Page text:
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The pilot who threatened to crash into a Mississippi Walmart has landed safely

A small airplane circles over Tupelo, Miss., on Saturday. Police say the pilot threatened to crash the aircraft into a Walmart.
Rachel McWilliams
/
AP
A small airplane circles over Tupelo, Miss., on Saturday. Police say the pilot threatened to crash the aircraft into a Walmart.

Updated September 3, 2022 at 4:17 PM ET

The pilot who threatened to crash a small plane into a Walmart in Tupelo, Miss., has landed safely and was taken into custody, local authorities said Saturday.

"Thankful the situation has been resolved and that no one was injured," Mississippi Gov. Tate Reeves wrote on Twitter.

The plane landed in a field northwest of an airport in Ripley, Miss. The pilot, Cory Wayne Patterson, 29, has been arrested and is being charged with grand larceny and making terrorist threats, Tupelo Police Chief John Quaka said in a news conference. Quaka added that he anticipates the federal government will also press charges.

Around 5 a.m. local time, Patterson stole a fully fueled Beechcraft King Air 90 from the Tupelo Regional Airport, according to the police chief.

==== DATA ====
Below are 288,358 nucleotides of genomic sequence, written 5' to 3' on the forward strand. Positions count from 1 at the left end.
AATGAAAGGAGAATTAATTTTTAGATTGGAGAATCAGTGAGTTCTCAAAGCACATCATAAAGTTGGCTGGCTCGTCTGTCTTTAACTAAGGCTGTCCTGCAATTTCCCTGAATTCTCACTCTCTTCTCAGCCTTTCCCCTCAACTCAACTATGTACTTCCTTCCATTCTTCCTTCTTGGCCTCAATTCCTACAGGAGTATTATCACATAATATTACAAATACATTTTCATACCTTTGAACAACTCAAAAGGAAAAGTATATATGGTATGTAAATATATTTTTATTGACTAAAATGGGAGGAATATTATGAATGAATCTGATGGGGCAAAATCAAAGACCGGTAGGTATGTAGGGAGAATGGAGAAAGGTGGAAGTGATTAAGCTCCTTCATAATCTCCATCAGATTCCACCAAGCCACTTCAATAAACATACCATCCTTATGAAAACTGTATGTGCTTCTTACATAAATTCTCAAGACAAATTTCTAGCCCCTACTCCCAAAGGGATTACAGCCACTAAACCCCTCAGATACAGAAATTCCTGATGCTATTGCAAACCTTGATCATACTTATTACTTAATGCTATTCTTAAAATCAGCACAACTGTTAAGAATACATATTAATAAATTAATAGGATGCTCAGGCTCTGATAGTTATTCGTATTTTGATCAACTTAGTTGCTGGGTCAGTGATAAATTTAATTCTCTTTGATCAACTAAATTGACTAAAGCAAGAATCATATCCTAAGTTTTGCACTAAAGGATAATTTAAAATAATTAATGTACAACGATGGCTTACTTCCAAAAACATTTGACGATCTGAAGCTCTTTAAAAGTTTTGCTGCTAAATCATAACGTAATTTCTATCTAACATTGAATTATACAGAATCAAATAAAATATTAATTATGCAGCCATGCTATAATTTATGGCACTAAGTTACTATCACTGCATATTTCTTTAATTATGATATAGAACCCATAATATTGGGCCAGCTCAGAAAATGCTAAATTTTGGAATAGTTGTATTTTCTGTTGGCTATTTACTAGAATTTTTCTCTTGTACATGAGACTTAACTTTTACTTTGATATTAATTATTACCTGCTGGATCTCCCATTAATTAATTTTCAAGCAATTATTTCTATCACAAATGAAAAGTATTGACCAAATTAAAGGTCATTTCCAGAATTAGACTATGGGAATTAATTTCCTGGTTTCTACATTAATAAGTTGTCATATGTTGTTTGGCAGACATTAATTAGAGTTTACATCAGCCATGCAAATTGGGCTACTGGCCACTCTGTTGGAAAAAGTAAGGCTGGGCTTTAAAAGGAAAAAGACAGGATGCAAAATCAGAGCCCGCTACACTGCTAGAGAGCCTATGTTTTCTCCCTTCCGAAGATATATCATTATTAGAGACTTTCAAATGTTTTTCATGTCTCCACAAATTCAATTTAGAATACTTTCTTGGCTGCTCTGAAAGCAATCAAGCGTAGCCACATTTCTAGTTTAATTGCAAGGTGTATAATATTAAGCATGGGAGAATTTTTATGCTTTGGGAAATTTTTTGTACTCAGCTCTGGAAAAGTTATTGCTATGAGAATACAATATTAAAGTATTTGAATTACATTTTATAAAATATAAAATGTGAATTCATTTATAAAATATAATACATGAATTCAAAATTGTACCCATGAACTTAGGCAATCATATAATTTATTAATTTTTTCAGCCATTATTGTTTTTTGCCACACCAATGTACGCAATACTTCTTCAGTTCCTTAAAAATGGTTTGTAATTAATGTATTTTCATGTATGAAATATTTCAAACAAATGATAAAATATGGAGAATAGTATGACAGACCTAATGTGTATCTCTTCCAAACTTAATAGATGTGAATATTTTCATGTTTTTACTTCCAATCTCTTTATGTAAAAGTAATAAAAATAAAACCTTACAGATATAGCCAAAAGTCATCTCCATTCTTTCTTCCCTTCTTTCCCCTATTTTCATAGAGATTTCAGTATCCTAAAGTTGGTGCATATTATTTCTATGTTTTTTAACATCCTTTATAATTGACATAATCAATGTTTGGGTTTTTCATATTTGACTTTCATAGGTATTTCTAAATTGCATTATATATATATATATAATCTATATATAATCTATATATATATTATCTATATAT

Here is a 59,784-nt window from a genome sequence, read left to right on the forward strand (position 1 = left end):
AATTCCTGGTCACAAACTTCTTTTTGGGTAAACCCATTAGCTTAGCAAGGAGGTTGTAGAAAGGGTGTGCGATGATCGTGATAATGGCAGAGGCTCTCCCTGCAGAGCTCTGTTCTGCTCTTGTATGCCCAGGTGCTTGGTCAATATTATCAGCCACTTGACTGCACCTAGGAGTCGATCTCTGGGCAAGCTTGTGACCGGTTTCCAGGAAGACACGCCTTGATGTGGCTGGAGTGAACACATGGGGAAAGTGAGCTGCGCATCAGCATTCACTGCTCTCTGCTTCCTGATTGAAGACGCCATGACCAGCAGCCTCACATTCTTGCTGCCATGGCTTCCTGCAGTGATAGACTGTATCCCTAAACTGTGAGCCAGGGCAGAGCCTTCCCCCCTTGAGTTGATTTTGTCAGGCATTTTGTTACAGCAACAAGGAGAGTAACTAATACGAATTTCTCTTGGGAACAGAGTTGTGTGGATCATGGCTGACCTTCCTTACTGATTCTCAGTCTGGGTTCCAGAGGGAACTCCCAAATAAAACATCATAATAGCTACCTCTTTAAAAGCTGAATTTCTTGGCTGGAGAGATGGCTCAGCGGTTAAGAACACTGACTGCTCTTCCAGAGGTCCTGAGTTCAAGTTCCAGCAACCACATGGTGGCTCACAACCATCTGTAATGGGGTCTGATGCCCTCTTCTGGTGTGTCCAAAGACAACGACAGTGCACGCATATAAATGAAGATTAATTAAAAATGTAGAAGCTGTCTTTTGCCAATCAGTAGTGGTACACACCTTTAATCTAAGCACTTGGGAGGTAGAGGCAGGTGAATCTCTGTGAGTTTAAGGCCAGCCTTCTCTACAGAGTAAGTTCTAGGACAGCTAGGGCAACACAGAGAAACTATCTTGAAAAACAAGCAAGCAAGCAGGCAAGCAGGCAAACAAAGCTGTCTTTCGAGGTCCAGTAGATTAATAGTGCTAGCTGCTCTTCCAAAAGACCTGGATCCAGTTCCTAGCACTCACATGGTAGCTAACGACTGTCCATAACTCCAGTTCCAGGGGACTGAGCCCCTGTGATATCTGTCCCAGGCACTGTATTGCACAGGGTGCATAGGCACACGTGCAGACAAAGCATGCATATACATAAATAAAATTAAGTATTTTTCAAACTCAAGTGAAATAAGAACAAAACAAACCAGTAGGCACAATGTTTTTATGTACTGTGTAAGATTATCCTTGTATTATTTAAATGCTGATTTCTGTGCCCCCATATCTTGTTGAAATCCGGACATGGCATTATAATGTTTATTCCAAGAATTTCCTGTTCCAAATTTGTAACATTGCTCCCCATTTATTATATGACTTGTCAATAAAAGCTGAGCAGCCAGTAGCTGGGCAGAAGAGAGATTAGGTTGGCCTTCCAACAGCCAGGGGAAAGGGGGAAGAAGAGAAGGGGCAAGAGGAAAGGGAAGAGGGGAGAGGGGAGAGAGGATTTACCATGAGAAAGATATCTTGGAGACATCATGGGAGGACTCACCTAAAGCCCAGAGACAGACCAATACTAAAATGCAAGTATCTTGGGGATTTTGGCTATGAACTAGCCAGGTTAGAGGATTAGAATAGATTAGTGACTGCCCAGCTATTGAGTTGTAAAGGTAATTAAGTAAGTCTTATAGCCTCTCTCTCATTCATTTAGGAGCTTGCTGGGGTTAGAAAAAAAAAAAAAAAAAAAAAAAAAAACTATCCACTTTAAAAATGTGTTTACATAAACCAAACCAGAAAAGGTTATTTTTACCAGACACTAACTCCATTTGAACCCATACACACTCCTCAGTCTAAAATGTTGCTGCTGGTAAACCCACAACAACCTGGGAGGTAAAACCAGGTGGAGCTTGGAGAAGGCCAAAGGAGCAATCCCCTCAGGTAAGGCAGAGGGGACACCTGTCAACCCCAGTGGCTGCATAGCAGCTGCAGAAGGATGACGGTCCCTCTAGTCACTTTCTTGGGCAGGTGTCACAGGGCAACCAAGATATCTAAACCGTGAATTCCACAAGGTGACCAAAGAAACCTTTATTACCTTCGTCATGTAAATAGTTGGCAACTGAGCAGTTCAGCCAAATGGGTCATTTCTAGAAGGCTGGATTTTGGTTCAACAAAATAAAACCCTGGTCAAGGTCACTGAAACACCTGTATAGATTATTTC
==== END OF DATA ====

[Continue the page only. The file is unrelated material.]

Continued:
Patterson worked for Tupelo Aviation inside the airport for 10 years, where he was responsible for fueling aircraft. He had some flight instruction but no license, according to Quaka.

Quickly after departing the airport, he alerted emergency responders of his intention to crash into a local Walmart, Quaka said. No one else was aboard the plane.

Residents were quickly asked to evacuate and avoid the area surrounding the local Walmart and Dodges' convenience store until the situation was resolved.

A negotiator working with the police spoke with Patterson directly as he hovered over the city for four hours. Patterson was also in contact with his family while flying the plane, the chief said. At 9:32 a.m. local time, Patterson wrote on Facebook "a message in essence that said goodbye," Quaka said.

At one point, Patterson agreed to safely land the plane in Tupelo but then changed his mind and flew northwest. At 10:12 a.m. local time, Patterson confirmed that he had landed the plane. The aircraft was damaged from the landing but still intact, Quaka said.

He added that the police department has been in contact with Patterson's family who were "very concerned about the well-being of their family member."

Tupelo Mayor Todd Jordan called the incident "the best-case scenario" given that no one was injured.

Local authorities said Patterson's motive has not yet been determined and the FBI is assisting with the investigation.

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Juliana Kim
Juliana Kim is a weekend reporter for Digital News, where she adds context to the news of the day and brings her enterprise skills to NPR's signature journalism.